Cole wins acquittal in domestic violence case
Attorney Grant Cole won an acquittal this week for a client charged with criminal trespass in the first degree and malicious mischief in the third degree.
A six-member jury deliberated 30 minutes before unanimously voting “not guilty” on both charges. The daylong trial on June 28 in Clark County District Court came three months after a judge ruled the lead police officer would not be allowed to testify due to prosecutorial misconduct by an assistant Vancouver city attorney.
The trial had previously been scheduled for March 2. Two nights before trial, the police officer, under the direction of the prosecutor, called Cole’s client and questioned her without Cole’s knowledge.
In a subsequent hearing Cole argued the case should be dismissed. While Judge Chad Sleight agreed with Cole that questioning the defendant without her attorney present was a clear violation of her right to counsel and he was “outraged” by the misconduct, he decided the remedy would be to keep the police officer off the witness stand.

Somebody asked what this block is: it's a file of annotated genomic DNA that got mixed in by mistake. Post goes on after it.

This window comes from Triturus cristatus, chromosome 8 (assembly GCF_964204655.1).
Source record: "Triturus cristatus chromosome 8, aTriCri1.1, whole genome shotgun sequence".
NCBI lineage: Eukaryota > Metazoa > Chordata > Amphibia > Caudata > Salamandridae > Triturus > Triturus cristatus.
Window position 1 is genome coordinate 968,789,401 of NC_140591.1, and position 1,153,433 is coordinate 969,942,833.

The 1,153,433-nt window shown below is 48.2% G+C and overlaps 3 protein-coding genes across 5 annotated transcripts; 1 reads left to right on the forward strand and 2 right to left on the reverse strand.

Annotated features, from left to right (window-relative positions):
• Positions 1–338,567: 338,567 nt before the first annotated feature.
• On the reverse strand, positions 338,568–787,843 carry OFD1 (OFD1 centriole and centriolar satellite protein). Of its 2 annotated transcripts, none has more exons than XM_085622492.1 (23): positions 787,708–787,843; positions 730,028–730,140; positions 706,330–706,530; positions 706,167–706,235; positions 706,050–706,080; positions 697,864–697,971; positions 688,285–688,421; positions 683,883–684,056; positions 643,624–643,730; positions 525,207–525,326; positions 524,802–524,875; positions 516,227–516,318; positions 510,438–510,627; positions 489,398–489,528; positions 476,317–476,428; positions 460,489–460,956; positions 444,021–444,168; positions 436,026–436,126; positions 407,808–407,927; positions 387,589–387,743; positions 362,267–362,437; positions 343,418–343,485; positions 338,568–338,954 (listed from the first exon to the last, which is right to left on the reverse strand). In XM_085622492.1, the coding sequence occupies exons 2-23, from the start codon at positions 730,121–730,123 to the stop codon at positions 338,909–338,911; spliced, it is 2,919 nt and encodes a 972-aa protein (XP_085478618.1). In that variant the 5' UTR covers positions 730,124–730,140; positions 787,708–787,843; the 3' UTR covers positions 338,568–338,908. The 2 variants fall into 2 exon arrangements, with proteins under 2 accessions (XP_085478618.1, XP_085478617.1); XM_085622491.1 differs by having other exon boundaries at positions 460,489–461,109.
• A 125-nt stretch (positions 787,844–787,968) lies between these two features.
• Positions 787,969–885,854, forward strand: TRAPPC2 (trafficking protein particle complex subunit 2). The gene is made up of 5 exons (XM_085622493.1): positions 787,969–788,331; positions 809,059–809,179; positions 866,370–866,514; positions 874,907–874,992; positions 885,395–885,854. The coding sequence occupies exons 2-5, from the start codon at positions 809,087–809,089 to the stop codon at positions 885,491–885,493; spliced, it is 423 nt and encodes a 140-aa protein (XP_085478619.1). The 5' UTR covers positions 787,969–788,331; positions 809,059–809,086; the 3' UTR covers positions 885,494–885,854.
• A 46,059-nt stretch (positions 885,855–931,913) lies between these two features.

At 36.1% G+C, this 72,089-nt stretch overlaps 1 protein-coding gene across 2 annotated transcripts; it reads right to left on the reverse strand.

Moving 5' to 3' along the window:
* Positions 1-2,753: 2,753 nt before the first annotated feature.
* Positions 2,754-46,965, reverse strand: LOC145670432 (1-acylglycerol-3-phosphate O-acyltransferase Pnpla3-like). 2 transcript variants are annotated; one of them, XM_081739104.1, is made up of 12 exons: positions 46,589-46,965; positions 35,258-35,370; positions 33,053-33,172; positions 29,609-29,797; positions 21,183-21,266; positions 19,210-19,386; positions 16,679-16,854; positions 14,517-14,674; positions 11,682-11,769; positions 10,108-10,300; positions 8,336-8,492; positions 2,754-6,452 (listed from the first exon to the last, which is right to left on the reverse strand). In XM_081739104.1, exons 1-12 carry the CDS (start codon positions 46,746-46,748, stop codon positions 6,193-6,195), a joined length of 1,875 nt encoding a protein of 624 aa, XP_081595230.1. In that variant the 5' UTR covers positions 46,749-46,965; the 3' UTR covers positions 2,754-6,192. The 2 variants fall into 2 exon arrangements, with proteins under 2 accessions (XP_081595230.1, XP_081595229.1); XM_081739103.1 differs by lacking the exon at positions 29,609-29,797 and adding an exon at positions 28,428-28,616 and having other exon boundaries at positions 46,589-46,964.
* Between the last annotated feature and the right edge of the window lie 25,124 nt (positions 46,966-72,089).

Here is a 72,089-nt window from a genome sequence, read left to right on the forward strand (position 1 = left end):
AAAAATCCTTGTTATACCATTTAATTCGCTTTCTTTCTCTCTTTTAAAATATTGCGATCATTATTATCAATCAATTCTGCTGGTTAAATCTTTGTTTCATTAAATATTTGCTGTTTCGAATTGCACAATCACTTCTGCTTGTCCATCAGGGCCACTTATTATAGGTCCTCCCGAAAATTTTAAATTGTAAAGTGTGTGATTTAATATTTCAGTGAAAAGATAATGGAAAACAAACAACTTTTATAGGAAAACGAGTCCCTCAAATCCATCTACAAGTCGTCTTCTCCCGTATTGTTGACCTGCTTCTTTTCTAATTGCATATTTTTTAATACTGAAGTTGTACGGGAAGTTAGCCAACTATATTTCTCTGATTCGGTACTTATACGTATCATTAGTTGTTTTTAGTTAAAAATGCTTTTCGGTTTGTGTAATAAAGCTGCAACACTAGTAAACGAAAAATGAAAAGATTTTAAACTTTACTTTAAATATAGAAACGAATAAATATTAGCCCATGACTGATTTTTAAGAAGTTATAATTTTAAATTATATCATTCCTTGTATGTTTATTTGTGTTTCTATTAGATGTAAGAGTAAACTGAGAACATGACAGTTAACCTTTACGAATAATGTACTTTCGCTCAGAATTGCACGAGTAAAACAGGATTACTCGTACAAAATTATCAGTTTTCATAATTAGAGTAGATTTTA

Even without his lead officer, the assistant city attorney went ahead and took the case to trial.
Cole, who spoke to jurors after the verdict, said they felt there were just too many questions that the prosecutor was unable to answer for them to find his client guilty beyond a reasonable doubt.
Cole’s client was accused of going into her ex-boyfriend’s home, while nobody was there, and breaking a decorative item that was on the porch. Her ex-boyfriend’s mother, who lives next door, testified that she saw her son’s ex go into the home. The prosecutor also showed the jury text messages, purportedly from Cole’s client, that the prosecutor said were admissions of guilt.
But jurors also heard that there’s a child custody battle between Cole’s client and her ex-boyfriend, which would be motivation for the witness to lie, and Cole argued the prosecutor didn’t have solid evidence that the text messages came from his client.
Furthermore, Cole’s client’s friend testified that he’d been staying with her during the time of the alleged crime and she had been at home with him.
Had Cole’s client been convicted of the crimes, both gross misdemeanors, she could have faced up to one year in jail and a $5,000 fine.